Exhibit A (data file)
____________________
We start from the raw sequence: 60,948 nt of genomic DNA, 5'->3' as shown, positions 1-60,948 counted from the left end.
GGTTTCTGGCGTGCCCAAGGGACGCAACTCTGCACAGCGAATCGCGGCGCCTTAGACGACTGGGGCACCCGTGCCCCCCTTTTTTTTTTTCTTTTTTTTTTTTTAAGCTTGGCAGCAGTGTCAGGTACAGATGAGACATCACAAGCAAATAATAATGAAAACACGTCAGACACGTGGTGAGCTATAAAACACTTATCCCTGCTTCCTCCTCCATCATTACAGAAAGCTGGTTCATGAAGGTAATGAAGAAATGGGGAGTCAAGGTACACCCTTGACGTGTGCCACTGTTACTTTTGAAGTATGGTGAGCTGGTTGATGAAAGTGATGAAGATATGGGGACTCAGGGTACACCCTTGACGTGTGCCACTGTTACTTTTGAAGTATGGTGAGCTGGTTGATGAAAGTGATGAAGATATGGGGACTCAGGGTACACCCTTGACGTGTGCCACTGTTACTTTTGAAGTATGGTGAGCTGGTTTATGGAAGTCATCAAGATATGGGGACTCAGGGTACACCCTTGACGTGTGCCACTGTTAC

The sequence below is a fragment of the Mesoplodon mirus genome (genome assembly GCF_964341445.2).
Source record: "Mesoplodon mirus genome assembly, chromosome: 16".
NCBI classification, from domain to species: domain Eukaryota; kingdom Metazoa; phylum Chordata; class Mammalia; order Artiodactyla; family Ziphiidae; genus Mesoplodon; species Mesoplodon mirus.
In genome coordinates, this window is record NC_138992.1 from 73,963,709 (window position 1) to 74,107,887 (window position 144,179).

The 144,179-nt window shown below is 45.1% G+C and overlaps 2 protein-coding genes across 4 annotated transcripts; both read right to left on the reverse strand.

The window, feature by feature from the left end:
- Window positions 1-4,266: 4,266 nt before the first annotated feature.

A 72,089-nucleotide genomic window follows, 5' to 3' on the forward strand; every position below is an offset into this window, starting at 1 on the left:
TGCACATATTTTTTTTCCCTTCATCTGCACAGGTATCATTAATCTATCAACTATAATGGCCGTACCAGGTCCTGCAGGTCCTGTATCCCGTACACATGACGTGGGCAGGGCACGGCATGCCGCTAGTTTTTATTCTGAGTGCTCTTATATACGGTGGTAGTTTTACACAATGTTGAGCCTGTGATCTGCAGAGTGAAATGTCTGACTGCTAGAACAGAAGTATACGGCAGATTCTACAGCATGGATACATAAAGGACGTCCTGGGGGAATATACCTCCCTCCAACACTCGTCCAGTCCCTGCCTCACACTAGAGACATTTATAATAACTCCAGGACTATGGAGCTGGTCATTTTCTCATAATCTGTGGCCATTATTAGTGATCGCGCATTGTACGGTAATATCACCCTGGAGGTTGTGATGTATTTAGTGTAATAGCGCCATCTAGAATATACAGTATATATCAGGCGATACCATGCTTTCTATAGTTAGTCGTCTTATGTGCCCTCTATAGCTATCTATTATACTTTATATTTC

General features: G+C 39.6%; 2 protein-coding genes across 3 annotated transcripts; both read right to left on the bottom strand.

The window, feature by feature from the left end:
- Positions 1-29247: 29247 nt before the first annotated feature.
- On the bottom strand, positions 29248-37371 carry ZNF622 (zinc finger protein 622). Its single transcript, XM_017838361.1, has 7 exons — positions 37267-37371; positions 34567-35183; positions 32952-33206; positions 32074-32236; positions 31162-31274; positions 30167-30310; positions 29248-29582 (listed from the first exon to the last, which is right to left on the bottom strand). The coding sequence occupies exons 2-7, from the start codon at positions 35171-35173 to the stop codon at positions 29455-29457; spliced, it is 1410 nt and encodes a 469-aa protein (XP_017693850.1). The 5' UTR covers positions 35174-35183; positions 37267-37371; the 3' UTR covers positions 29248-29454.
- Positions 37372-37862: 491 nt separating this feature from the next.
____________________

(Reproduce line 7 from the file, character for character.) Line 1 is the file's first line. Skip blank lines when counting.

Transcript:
The 144,179-nt window shown below is 45.1% G+C and overlaps 2 protein-coding genes across 4 annotated transcripts; both read right to left on the reverse strand.